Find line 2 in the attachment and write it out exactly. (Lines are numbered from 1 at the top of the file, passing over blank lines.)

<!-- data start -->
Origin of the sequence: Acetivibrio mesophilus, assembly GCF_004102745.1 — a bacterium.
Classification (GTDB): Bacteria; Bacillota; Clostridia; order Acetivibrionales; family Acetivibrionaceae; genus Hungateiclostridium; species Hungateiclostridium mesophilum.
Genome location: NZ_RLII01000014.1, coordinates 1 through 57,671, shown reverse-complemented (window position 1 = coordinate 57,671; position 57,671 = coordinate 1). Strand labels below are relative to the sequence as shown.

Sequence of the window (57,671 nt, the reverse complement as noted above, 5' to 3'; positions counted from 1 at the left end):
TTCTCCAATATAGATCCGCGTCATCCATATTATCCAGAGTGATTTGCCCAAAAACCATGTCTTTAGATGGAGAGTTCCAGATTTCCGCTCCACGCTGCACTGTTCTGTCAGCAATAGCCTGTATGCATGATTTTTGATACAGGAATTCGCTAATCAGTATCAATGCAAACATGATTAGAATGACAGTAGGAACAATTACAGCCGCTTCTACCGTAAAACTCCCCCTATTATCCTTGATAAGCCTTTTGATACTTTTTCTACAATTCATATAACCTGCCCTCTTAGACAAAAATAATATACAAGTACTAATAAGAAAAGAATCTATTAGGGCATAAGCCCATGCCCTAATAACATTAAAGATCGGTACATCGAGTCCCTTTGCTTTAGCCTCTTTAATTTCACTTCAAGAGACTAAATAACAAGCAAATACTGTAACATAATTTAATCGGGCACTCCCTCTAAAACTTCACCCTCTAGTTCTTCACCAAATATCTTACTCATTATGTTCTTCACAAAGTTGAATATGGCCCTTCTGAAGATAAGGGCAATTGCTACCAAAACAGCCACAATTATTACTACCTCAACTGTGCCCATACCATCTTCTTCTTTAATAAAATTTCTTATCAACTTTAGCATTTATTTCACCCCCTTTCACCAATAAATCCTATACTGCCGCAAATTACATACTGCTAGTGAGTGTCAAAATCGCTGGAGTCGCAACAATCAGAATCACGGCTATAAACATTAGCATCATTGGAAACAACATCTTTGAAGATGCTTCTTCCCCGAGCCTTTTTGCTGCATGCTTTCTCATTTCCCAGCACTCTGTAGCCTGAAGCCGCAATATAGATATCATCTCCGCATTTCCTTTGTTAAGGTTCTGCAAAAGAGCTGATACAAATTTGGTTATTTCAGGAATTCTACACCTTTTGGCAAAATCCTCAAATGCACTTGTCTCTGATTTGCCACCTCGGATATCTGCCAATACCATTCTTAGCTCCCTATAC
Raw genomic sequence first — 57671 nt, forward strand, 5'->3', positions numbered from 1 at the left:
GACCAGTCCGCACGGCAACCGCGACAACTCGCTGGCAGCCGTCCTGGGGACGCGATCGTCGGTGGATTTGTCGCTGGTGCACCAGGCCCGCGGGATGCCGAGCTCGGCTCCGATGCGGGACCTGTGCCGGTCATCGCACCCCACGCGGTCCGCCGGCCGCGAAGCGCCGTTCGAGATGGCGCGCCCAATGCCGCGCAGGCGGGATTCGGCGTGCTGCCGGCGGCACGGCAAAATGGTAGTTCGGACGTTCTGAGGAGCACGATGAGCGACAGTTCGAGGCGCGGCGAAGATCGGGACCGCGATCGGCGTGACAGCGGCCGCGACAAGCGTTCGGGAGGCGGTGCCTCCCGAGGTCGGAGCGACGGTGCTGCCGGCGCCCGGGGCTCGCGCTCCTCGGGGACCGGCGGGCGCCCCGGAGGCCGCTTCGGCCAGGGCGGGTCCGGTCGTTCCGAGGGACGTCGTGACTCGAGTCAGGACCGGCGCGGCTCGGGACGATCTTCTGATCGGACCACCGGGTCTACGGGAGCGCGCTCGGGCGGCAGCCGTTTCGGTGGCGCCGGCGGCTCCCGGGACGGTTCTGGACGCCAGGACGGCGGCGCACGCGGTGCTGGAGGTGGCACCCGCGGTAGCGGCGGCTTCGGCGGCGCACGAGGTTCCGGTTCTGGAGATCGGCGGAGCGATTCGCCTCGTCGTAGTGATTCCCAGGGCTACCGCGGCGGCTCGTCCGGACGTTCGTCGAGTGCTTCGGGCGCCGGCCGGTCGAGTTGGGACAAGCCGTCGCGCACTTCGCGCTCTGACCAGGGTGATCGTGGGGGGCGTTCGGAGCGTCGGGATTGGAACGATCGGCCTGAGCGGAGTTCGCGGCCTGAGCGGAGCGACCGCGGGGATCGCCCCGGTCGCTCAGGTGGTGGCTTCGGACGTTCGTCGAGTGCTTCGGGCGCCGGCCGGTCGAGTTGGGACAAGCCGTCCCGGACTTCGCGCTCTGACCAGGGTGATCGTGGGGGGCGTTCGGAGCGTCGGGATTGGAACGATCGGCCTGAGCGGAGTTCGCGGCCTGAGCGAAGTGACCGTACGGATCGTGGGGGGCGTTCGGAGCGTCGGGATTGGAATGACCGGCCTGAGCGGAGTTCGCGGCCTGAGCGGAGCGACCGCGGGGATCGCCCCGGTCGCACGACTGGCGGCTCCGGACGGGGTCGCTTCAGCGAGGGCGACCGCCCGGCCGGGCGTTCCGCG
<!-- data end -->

Classification (GTDB): Bacteria; Bacillota; Clostridia; order Acetivibrionales; family Acetivibrionaceae; genus Hungateiclostridium; species Hungateiclostridium mesophilum.